Monday, August 1, 2011

Life as an Artist

Recently a Facebook Friend of mine posted a thread asking everyone their thoughts on Selling as an Artist. She said that it seems that American artists seem to be most concerned with selling then with making a social impact or leaving a legacy, more so than artists in other countries.
Here was my reply after someone else criticized artists who sell.

It is in my sole being to create. If not for my art I could not exist as who I am. I was educated in my craft, I teach others my craft to help them realize their Art. I struggle as a full time professional artist to live as such, I got a degree so that I would have the skills to make my living off of my art. My work is my Art, My Art is my work, financial and so on. I teach, volunteer, and donate my time and work, I am involved so that I can be immersed. In the moments when Art does not sustain me physically and financially, I work other jobs to supplement. Sometimes I create for the benefit of others, sometimes its solely expressive. I make what I like, if someone else likes it too great! Sometimes my intent is to make it specifically for others. Many times I just have a great idea, many times I have a deep emotional concept I wish to portray. I enter exhibitions for prestige and to leave a lasting impression. Many pieces are hard to part with and I probably never will, I spend so much time on a piece that it is difficult to let go of that piece of me. Do I sell, yes, do I make a profit, well… School Loans, Materials, Tools, and Metal is expensive… so No. I struggle with having to live and having to be an artist, it doesn’t always pay the bills, so I teach to remain in the midst of creative energy. My friends are mostly Artists too and understand. To be an Artist is to be immersed in what you love or feel the need to do, and to say that one must only give away or keep their art and cannot profit enough to live comfortably with their art, isn’t realistic. In other countries throughout history craftsman and artists work most of their lives as apprentices to be educated and hone the skills to become good enough to make the money for what they do.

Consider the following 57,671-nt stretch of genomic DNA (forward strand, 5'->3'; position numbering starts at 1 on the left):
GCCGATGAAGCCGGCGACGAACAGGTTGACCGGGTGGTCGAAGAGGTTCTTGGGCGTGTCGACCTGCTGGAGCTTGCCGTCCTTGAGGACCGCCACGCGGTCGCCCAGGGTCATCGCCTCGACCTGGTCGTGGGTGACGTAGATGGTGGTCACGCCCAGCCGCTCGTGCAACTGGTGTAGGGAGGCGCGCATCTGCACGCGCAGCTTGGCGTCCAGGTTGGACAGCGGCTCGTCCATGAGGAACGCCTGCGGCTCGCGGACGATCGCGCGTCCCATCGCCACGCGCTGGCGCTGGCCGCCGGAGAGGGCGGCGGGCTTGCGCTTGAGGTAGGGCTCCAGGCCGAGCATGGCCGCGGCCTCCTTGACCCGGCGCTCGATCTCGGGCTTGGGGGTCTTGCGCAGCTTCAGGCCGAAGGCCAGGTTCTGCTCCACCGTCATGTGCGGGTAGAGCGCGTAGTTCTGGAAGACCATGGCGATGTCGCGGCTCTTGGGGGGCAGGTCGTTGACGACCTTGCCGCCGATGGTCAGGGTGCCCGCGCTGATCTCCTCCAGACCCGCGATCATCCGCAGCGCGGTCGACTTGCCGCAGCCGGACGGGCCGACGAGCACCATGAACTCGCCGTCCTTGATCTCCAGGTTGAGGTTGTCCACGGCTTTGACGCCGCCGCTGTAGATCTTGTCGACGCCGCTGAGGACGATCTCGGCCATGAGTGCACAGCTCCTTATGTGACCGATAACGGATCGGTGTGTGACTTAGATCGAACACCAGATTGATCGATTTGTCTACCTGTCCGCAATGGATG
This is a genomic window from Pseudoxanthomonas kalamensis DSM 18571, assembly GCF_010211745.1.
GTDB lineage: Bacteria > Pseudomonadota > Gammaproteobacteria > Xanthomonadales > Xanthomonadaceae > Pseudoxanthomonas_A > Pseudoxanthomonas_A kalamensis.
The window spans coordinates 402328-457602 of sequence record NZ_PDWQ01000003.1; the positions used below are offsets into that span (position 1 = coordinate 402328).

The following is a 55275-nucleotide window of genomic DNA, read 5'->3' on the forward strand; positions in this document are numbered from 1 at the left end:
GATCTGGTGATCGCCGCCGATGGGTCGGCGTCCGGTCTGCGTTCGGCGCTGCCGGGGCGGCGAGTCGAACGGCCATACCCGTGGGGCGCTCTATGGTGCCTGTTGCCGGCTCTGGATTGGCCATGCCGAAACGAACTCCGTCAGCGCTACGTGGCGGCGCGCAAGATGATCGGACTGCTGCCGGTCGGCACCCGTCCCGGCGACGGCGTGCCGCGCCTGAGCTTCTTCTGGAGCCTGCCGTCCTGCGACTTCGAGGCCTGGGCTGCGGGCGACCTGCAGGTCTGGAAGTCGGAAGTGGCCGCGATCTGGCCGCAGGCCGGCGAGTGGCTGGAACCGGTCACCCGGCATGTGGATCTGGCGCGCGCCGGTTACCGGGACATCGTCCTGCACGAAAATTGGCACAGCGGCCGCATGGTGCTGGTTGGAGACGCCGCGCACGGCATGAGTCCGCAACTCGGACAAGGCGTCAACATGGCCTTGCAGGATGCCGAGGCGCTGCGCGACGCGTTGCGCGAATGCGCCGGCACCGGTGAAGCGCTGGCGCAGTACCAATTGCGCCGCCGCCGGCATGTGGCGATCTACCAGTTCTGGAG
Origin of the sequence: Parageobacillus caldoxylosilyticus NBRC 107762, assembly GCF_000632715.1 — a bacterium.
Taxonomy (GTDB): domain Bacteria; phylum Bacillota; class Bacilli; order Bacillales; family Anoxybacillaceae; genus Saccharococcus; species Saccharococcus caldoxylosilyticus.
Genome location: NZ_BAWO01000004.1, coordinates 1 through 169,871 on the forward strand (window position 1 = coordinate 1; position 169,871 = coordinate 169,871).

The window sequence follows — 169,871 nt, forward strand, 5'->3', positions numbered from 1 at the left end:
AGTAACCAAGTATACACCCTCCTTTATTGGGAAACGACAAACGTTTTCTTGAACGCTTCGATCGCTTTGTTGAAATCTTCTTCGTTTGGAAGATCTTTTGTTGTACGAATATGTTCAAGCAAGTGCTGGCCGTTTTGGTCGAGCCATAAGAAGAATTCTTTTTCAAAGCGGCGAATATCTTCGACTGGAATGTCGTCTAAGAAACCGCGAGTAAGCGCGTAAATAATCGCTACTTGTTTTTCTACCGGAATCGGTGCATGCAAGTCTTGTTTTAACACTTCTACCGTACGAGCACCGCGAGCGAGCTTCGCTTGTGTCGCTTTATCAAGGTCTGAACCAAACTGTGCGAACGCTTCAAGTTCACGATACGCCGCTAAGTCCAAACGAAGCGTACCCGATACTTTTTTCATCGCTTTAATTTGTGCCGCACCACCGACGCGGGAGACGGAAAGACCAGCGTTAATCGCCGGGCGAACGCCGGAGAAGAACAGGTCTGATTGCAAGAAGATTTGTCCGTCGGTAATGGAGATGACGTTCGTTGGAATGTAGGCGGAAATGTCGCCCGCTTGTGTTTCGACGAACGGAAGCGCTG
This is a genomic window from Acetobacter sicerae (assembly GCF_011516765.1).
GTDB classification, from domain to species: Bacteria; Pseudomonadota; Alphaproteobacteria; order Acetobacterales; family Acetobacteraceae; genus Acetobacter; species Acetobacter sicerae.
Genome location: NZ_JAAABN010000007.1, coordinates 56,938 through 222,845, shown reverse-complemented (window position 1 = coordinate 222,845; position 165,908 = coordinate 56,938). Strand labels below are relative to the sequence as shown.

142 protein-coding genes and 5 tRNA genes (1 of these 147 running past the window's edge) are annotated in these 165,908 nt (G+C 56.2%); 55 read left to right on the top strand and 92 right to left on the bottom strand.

Holly Carter, Metals Artist & Instructor

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